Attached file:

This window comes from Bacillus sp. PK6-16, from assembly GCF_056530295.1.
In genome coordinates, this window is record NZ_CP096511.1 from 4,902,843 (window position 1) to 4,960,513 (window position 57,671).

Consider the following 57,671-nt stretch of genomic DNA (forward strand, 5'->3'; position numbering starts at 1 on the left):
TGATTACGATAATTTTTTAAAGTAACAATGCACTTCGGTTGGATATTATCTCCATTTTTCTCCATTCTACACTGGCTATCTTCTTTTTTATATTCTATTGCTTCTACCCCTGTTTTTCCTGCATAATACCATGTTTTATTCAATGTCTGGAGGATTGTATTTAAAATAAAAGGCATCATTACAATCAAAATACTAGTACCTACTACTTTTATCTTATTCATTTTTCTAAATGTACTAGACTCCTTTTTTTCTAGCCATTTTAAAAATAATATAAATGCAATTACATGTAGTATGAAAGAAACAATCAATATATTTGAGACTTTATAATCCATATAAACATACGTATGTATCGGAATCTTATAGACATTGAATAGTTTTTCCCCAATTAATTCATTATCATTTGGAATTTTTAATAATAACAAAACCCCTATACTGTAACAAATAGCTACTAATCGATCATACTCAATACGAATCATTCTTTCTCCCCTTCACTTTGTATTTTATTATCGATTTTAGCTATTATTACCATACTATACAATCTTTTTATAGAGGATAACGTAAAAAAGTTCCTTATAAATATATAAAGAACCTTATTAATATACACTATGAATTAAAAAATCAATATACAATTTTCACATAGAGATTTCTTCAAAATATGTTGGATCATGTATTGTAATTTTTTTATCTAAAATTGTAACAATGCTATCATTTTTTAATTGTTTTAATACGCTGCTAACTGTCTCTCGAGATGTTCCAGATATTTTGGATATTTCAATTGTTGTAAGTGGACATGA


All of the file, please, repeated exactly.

This window comes from Bacillus sp. PK6-16, from assembly GCF_056530295.1.
In genome coordinates, this window is record NZ_CP096511.1 from 4,902,843 (window position 1) to 4,960,513 (window position 57,671).

Consider the following 57,671-nt stretch of genomic DNA (forward strand, 5'->3'; position numbering starts at 1 on the left):
TGATTACGATAATTTTTTAAAGTAACAATGCACTTCGGTTGGATATTATCTCCATTTTTCTCCATTCTACACTGGCTATCTTCTTTTTTATATTCTATTGCTTCTACCCCTGTTTTTCCTGCATAATACCATGTTTTATTCAATGTCTGGAGGATTGTATTTAAAATAAAAGGCATCATTACAATCAAAATACTAGTACCTACTACTTTTATCTTATTCATTTTTCTAAATGTACTAGACTCCTTTTTTTCTAGCCATTTTAAAAATAATATAAATGCAATTACATGTAGTATGAAAGAAACAATCAATATATTTGAGACTTTATAATCCATATAAACATACGTATGTATCGGAATCTTATAGACATTGAATAGTTTTTCCCCAATTAATTCATTATCATTTGGAATTTTTAATAATAACAAAACCCCTATACTGTAACAAATAGCTACTAATCGATCATACTCAATACGAATCATTCTTTCTCCCCTTCACTTTGTATTTTATTATCGATTTTAGCTATTATTACCATACTATACAATCTTTTTATAGAGGATAACGTAAAAAAGTTCCTTATAAATATATAAAGAACCTTATTAATATACACTATGAATTAAAAAATCAATATACAATTTTCACATAGAGATTTCTTCAAAATATGTTGGATCATGTATTGTAATTTTTTTATCTAAAATTGTAACAATGCTATCATTTTTTAATTGTTTTAATACGCTGCTAACTGTCTCTCGAGATGTTCCAGATATTTTGGATATTTCAATTGTTGTAAGTGGACATGA